In the year 512 Before the Common Era, the Persian Emperor Darius, ruler of the largest empire and commander of the strongest army in the world at that time, failed to subdue the Scythians who adopted what we would describe today as guerrilla warfare. The limits of Napoleon’s military power were first demonstrated by guerrilleros in the Iberian Peninsula—a problem that the great conqueror described as the ‘Spanish Ulcer’. During the Cold War, both superpowers failed to win against their weaker guerrilla opponents—the United States in Vietnam and the Soviet Union in Afghanistan. And so have regional powers like India and Israel failed to win against guerrilla forces in Sri Lanka and Lebanon, respectively. How does one explain the failure of such strong empires and states to defeat weak, comparatively poorly organized and inadequately resourced guerrilla forces? In his record of Darius’s failed attempt to conquer the Scythians, Herodotus captured the essence of the problem that confronts conventional armies when faced with guerrilla resistance.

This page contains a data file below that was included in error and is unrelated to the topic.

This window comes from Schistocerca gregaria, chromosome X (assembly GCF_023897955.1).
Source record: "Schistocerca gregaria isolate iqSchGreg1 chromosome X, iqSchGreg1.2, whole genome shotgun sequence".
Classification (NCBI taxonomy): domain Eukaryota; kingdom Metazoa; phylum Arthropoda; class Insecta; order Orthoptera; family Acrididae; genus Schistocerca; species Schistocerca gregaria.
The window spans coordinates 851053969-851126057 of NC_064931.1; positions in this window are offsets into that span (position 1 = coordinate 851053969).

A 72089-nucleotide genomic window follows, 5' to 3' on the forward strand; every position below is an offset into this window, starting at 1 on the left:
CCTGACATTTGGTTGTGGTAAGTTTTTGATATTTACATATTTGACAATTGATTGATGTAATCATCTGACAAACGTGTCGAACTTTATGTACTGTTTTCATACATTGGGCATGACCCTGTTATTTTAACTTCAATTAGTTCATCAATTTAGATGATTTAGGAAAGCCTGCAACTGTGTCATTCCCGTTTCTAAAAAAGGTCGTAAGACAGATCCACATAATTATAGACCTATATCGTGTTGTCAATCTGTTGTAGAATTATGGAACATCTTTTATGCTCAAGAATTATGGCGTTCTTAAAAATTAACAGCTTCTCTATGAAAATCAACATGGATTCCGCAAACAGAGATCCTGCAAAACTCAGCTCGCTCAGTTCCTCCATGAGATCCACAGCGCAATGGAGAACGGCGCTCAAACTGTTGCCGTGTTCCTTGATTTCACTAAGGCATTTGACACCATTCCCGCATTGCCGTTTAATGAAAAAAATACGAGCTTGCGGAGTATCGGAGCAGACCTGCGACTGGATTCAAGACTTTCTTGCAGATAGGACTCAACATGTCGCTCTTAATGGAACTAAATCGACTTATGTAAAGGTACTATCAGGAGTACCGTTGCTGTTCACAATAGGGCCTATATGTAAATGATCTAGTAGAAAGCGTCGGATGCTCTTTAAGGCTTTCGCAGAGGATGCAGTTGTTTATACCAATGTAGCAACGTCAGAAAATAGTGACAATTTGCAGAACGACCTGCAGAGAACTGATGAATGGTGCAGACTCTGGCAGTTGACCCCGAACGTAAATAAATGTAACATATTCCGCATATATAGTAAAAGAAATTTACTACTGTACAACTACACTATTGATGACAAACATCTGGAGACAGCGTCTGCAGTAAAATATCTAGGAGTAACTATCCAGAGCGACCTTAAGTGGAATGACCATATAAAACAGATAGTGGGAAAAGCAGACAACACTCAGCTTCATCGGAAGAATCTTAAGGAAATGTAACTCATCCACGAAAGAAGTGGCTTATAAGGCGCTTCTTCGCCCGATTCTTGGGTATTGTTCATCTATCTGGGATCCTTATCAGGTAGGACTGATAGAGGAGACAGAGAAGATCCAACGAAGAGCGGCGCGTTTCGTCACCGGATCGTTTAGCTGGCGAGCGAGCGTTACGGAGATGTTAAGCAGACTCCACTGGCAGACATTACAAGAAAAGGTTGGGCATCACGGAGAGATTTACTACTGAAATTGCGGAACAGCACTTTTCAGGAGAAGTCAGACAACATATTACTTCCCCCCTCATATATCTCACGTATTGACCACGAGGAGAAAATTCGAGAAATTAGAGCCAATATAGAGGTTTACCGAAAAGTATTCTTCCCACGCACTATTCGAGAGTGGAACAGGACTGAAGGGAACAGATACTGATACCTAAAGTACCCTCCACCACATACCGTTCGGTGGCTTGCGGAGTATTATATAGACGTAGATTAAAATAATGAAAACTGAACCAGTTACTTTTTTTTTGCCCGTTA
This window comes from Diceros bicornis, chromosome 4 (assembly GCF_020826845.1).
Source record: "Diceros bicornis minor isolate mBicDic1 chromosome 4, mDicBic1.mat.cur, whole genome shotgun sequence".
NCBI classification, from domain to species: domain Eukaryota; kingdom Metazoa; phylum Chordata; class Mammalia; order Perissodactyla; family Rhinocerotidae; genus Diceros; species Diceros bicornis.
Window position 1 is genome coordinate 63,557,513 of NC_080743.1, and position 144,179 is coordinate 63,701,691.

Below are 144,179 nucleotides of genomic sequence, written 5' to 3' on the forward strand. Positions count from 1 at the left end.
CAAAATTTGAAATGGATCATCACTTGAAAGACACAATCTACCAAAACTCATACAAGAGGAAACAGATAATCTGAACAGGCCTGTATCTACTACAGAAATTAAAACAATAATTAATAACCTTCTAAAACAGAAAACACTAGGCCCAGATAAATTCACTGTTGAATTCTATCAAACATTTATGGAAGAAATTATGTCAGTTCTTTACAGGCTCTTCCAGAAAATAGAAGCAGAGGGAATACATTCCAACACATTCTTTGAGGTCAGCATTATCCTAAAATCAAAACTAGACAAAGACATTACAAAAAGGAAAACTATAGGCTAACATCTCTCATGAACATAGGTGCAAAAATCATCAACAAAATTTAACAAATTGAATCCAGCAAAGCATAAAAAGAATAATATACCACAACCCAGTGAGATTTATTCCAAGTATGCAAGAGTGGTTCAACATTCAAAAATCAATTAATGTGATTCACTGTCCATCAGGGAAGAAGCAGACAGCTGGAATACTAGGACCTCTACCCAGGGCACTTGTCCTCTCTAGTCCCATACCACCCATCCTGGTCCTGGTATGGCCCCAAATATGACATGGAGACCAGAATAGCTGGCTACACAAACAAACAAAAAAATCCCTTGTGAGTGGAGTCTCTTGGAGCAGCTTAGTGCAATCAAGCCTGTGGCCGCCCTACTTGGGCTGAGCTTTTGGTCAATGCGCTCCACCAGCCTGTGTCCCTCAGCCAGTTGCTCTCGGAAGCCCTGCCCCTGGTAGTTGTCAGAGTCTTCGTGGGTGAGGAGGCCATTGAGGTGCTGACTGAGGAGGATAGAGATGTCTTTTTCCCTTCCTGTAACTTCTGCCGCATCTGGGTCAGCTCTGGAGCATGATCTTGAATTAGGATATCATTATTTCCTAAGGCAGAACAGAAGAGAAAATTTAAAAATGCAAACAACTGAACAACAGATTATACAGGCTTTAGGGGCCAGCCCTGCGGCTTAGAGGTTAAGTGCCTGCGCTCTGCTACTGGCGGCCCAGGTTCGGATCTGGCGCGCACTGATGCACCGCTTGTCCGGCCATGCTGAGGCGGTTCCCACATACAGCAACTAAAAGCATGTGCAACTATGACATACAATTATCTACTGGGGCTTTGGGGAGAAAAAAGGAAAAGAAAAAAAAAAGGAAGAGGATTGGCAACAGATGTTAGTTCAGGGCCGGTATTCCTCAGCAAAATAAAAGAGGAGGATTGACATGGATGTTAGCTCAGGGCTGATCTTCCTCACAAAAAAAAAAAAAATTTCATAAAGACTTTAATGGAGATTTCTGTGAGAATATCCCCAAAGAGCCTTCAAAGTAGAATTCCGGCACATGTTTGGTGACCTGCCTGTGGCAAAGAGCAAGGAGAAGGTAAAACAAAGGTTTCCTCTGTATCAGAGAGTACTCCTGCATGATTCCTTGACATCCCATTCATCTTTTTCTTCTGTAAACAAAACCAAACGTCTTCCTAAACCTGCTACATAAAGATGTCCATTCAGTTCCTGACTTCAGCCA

The rebels possess neither cities nor forts, they carry their dwellings with them wherever they go, they are accustomed to shooting from horseback, their livelihood is not based on agriculture but on their cattle, and their wagons are the only houses that they possess. Under such circumstances, Herodotus wondered, ‘how can they fail of being unconquerable, and unassailable even?’1